Educational Associated Anxiety by Mark Daly

Nobody really discusses educational-associated anxiety. This is separate from my more general anxiety. My mother would ask or try to ask me how my was school today and just did not want to talk about it. There were no school counsellors when I went to school. The secondary school I attended was academically very strict. We were there to open our books face the front of the class, and shut up. 

Photo by Annie Spratt on Unsplash

One teacher wielded a lot of power as she was the first female principal of the school and she taught at the school until she retired in the early millennium. My first encounter with this teacher was upstairs in the upper classes in the old school building. She very subtly made sure that my face was facing the front of the class just like everyone else. She commanded the room every year she taught, which was first year, second, third, fifth and sixth year! She verbally shredded all of the students, but oddly she could be fair if there were students who were good at the English language, this writer included. 

With these teachers in this school, it was all about the standard of the work, and we were all expected to deliver work to the same standard of excellence. 

There was a point in secondary school when I could not take the stress anymore. One day after basketball coaching where I was told to practice on my own. I arrived home via the school bus, and I sat in an empty bath I told my mother about the basketball episode and that I could not take the school stress anymore. I was given a note to excuse me from basketball, and that meant I was going back to school.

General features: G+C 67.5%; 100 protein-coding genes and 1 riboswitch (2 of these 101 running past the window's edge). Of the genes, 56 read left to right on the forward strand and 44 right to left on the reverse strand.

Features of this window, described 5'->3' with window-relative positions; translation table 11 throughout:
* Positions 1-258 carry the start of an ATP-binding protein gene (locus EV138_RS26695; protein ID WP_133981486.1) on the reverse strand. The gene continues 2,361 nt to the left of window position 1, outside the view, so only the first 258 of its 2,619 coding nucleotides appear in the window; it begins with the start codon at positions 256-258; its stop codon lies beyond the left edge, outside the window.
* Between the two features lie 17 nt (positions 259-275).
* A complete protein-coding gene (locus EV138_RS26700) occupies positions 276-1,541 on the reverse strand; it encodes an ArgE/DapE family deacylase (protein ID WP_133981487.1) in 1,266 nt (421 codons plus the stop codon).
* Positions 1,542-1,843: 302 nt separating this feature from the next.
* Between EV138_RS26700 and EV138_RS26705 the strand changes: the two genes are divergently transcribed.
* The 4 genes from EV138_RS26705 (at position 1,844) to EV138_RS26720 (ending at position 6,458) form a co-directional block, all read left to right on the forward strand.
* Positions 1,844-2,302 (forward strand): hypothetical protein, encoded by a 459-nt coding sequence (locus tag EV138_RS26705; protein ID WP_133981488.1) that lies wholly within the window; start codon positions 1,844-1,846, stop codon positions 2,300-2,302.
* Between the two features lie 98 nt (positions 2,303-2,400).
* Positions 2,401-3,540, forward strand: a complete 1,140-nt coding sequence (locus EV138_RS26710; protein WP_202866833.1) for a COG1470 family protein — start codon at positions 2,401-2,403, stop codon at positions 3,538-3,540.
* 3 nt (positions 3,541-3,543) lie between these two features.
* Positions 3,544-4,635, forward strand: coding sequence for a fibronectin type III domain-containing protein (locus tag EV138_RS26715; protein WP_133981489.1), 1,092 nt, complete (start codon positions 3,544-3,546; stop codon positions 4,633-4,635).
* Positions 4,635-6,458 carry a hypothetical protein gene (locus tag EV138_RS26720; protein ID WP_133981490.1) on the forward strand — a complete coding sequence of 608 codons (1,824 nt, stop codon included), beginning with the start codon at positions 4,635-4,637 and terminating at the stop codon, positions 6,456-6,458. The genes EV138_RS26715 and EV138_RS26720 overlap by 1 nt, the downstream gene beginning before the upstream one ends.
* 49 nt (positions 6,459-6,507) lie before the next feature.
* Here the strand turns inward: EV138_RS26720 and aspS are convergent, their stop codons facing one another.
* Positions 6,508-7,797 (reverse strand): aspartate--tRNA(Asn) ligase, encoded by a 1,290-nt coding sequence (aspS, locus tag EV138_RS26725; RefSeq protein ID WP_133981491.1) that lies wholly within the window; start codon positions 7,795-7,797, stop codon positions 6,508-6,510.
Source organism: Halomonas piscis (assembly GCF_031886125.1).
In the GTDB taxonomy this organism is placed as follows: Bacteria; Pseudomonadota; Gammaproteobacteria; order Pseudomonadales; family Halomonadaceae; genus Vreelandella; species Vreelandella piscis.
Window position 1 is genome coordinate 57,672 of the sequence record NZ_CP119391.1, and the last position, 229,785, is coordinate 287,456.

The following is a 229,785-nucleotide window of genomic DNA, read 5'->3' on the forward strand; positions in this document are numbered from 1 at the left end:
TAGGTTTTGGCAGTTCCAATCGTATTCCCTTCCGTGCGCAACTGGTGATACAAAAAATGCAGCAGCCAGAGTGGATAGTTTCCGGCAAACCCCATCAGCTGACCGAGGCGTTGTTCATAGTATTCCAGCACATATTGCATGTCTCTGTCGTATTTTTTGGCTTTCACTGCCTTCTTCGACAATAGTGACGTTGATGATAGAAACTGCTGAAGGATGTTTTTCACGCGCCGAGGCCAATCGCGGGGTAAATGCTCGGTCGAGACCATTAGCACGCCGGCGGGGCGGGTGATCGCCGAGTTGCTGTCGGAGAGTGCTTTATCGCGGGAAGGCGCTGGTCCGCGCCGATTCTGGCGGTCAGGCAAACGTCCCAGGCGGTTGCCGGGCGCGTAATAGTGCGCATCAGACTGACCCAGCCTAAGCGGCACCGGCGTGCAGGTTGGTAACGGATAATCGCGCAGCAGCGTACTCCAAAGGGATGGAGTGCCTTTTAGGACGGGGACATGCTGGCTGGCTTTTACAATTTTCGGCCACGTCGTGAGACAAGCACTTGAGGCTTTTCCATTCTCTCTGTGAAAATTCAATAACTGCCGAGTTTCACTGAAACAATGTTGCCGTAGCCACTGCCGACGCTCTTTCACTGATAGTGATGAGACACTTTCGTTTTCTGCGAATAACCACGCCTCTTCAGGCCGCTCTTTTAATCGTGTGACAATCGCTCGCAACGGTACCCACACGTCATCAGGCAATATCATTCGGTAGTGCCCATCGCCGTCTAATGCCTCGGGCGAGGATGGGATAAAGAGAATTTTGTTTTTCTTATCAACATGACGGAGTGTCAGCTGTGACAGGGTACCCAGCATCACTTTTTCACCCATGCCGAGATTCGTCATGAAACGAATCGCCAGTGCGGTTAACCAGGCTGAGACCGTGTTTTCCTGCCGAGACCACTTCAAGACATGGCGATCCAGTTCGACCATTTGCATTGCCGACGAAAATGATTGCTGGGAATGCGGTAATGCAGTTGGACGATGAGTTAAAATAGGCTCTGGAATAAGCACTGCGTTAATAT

School stress started back in primary school, when so as not to be late, my mother would rush me into my school uniform, rush breakfast, pick up my classmates, deposit us at the school and go home. 

We pulled up two days after I arrived at my secondary school, and I told her I hated going there, and I was told to get out of the car and go to school. 

Photo by Mohammad Ali Dahaghin on Unsplash

Secondary school was a rigid experience. We were there to learn. Ok, fine…but we were not allowed to ask any questions, nor were we allowed to give any opinions about anything. I was given an ultimatum; I could listen to the Aer Lingus man spout stuff about how airlines do not contribute to global warming or leave the class. God forbid you fell asleep. You might get a thumb in the back of the head for falling asleep. 

Or told that you were slowing down the rest of the class and had been told to leave.  

When I was in third-level VEC, there was no support at all for students who found college life stressful. These courses were about the world of work, so we had to pretend that we were at work, up to and including a sick note if we could not attend classes. We had to put up our hands to leave the room if we wanted to go to the bathroom. Any criticism was met with if you don’t like it here then you are always free to go somewhere else. 

The same teacher that I encountered in First-year became our year head in Fourth-year, and we went on a couple of school trips. One was to Cork to a sailing school.